Much of the Southwestern Region has periodically experienced severe drought conditions during portions of the past two decades, causing our forests to experience elevated water stress. As a result, several native bark beetles species attacked these drought-stressed trees, leading to elevated widespread tree mortality. When trees are healthy, and not stressed by drought or injured by fire, they are more resilient to bark beetle attacks. In addition, trees can be severely stressed in dense forest stands due to over competition for water and nutrients. Dense forest stands are also more conducive to bark beetle attacks, allowing pheromones to remain in the understory thus improving communication and providing a more suitable microclimate for beetle survival.
Central and Northern Arizona
Higher than normal levels of tree mortality have been reported in Arizona during the winter and spring of 2021. Most of the mortality appears to be related to drought stress and pine engraver attacks on ponderosa pines. In particular, increased pine mortality has been observed on the Prescott, Kaibab and Coconino National Forests, and along the Mogollon Rim on the Apache-Sitgreaves National Forests. Pine mortality has been concentrated in lower elevation sites, southern exposures and where trees are chronically stressed due to intertree competition and dwarf mistletoe infection. The photograph below shows some of the tree mortality.
Bark beetles are known to attack water stressed trees and tree mortality was anticipated given the low amount of precipitation received over the previous year. Attacked trees may have pitch tubes, however, during dry years only the boring dust or frass (circled in the image below) may be present.
Forest Health Protection will monitor the tree mortality with continued ground surveys and during our annual aerial surveys to determine the extent across the landscape. Results from these surveys will be available and reported in our annual conditions report.
Sacramento Mountains, Lincoln National Forest
Several species of bark beetle, including western pine beetle, roundheaded pine beetle, and pine engravers, killed hundreds of thousands of ponderosa pine on the Lincoln National Forest, New Mexico from 2011 to 2013 resulting from a drought period in southern NM during this period. Tree mortality was mapped primarily on the west side of the Sacramento Ranger District and areas of the Capitan Mountains of the Smokey Bear Ranger District.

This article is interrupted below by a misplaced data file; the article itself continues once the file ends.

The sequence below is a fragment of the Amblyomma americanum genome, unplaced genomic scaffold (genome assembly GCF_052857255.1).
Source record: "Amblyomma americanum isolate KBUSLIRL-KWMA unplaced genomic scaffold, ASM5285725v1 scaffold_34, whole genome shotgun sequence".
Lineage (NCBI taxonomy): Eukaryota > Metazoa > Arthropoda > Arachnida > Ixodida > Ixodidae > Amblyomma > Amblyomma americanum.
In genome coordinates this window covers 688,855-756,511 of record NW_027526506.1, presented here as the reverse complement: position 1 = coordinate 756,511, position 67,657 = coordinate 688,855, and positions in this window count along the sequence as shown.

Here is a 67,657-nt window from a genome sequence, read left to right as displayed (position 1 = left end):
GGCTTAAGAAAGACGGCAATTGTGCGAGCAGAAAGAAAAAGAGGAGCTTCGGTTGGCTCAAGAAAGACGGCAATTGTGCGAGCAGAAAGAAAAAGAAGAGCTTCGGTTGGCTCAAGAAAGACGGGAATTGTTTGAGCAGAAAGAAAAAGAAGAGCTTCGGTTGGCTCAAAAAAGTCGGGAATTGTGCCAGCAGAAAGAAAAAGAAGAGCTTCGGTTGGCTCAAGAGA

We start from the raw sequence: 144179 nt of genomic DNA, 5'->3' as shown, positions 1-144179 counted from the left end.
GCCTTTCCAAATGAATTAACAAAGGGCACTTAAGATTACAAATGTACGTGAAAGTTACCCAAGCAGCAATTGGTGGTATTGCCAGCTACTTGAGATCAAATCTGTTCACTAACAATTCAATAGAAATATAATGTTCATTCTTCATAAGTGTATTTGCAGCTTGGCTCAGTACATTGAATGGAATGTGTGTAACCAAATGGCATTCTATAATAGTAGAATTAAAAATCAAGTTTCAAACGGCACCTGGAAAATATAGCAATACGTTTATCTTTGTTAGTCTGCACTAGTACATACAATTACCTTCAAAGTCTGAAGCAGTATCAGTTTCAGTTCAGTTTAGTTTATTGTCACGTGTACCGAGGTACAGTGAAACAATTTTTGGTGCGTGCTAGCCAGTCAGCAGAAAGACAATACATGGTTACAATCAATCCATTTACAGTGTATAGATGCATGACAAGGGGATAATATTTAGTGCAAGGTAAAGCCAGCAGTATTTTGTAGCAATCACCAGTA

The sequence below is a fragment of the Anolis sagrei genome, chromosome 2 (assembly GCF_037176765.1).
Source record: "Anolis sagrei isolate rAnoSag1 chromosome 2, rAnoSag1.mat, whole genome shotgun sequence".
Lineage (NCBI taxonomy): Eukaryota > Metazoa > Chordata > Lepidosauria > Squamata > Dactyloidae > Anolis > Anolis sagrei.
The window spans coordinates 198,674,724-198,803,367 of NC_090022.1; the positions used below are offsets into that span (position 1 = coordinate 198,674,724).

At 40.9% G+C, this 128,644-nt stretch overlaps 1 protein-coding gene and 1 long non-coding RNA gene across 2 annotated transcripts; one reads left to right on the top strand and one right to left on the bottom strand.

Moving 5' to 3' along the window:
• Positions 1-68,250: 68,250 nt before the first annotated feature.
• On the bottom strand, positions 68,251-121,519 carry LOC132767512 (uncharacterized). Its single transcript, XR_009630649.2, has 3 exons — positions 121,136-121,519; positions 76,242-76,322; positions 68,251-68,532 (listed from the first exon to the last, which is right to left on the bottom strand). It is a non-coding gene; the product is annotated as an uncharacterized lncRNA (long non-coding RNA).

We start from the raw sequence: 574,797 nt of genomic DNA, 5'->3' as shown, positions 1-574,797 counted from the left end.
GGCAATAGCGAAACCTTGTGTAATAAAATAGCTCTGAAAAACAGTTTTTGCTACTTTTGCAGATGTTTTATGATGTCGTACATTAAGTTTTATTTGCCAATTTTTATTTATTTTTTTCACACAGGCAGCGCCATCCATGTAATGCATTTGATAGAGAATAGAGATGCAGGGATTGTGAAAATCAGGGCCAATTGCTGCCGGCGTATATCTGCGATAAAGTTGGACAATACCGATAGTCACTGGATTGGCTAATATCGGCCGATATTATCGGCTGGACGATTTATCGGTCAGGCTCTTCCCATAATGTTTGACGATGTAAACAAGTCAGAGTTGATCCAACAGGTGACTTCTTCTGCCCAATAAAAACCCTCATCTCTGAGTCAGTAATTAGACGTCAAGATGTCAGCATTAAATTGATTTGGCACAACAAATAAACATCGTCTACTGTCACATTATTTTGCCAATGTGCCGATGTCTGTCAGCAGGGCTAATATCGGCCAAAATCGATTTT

Above: Aerial image of ponderosa pine mortality along the western slope of the Sacramento Mountains of the Lincoln National Forest in 2013.
Sandia Mountains, Cibola National Forest
From 2012 to 2016, elevated white fir mortality caused by the fir engraver bark beetle has been widespread across the Sandia Ranger District of the Cibola National Forest, New Mexico. Although severe drought conditions have alleviated, tree mortality continues in the area. The white fir mortality has been widespread across much of the northern parts of the ranger district.
Above: Fir engraver bark beetle (Scolytus ventralis) (left) and aerial photograph from 2015 surveys of old and new white fir mortality on the north end of the Sandia RD (right).
Above: Map graphic of 2015 aerial survey results from the Sandia Mountains, showing areas with tree mortality (red shaded areas). Tree mortality has been mapped in this area from 2011 through 2016.
Effects from Recent Wildfires
Recent wildfire events, including the Wallow (2011), Los Conchas (2011), Thompson Ridge, and North Fire (2016) wildfires have also stressed trees and predisposed Douglas-fir to attack by Douglas-fir bark beetle on the Apache-Sitgreaves National Forests in Arizona as well as the Gila and Santa Fe National Forests in New Mexico. In Arizona, we have also documented increased mountain pine beetle attacks in the southwestern white pines after the Wallow Fire on the Apache-Sitgreaves National Forests, and in the Schultz Fire on the Coconino National Forest. In the Wallow Fire, Forest Health Protection has worked collaboratively with the Apache-Sitgreaves National Forests to limit Douglas-fir and southwestern white pine mortality by removing infested trees as well as hanging bark beetle pheromone interruptants in developed recreation sites and Mexican spotted owl protected activity centers.
Above: Aerial photograph of tree mortality in an area affected by the Wallow Fire.
For current information on bark beetle activity, see our most recent annual conditions report available on the Publications page.